Met Warn Women 'Smuggle Terror Cash Abroad'

27 November 2014, 11:33 | Updated: 27 November 2014, 11:37

A senior officer of the Metropolitan Police's counter-terrorism unit is warning that women are being used to smuggle money out of Britain to fund terrorists abroad.

Assistant Commander Terri Nicholson says extremists are using women to courier their cash because they believe they will arouse less suspicion.

The warnings came as police continue their counter-terrorism awareness week, focusing today on the fight against the financing of illicit groups.

Ms Nicholson said: "Terrorists will frequently use people who are not known to the police or security services to courier money. This is a common method.

"This is the case in any type of criminality - drug couriers are no different. It is far better in many cases to use somebody who is not known to law enforcement or the security services, and females absolutely are used by both criminals and terrorists alike to move funds."

The warning came after British mother Amal El Wahabi was jailed for more than two years for trying to arrange to smuggle 20,000 euros to her husband, who is believed to be a jihadi fighting in Syria.

She duped her friend Nawal Msaad into taking the cash abroad stashed in her knickers,.

But the plot was foiled when border police discovered the cash at Heathrow Airport in January. Msaad was cleared of funding terrorism by a jury at the Old Bailey earlier this year.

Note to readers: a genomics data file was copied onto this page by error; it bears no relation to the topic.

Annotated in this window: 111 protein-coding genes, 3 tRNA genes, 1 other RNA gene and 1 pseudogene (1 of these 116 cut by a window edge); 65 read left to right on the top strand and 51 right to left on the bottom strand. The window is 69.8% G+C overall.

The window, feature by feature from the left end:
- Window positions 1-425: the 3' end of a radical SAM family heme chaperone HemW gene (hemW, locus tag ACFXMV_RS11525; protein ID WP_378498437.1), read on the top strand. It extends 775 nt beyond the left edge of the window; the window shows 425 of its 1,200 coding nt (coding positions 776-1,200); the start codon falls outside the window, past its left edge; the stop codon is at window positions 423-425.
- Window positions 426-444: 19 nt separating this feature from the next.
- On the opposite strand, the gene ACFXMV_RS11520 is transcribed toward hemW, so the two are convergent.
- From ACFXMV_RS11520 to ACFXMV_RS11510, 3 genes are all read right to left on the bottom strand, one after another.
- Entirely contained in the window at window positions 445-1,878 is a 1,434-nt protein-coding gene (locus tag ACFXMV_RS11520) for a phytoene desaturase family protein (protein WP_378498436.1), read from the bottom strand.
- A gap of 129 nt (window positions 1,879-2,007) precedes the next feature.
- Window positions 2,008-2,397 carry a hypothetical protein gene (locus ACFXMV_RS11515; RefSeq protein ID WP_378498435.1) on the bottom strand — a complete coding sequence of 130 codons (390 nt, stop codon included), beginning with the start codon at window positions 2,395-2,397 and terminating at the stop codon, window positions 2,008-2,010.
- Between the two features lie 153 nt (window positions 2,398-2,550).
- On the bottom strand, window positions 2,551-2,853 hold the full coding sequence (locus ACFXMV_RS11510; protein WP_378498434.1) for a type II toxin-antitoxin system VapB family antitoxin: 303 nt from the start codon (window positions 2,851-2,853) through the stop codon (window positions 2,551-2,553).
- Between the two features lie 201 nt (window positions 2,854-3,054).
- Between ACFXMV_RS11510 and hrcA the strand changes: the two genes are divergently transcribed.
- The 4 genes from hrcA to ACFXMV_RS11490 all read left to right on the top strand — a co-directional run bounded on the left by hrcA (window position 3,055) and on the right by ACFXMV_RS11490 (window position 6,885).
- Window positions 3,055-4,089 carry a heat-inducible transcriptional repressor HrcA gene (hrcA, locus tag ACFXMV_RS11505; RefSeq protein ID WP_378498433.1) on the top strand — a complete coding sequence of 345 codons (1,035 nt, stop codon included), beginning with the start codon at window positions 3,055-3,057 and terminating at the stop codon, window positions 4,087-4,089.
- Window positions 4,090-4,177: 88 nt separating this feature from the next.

Ms Nicholson said: "Terrorists are innovative and will use innovative methods to mask the source of the funds.

"We are seeing a diverse fraud including substantial fraud online, abuse of the benefits system, abuse of student loans, in order to fund terrorism.

"We have had a number of cases in recent times where student loans have been abused to fund both crime and terrorism.

"We have seen some cases where virtual currency are being considered and used by both criminals and terrorists. And so we are increasing our understanding of the abuse of those methods."

She urged the public to be vigilant when donating to charities to ensure their money reaches the right people and is not diverted by "undesirable individuals".

In the past 18 months, police in London have seized £2.5 million destined for criminal and terrorist gangs.

Ms Nicholson said police are adopting a "cradle to the grave approach" to finding and stopping the financing of terrorism.

She said: "Together with the security service, we work extremely closely to understand those individuals who are at the heart of the terrorist financing effort and the enablers to that activity, because to cut off that supply route is the critical aim."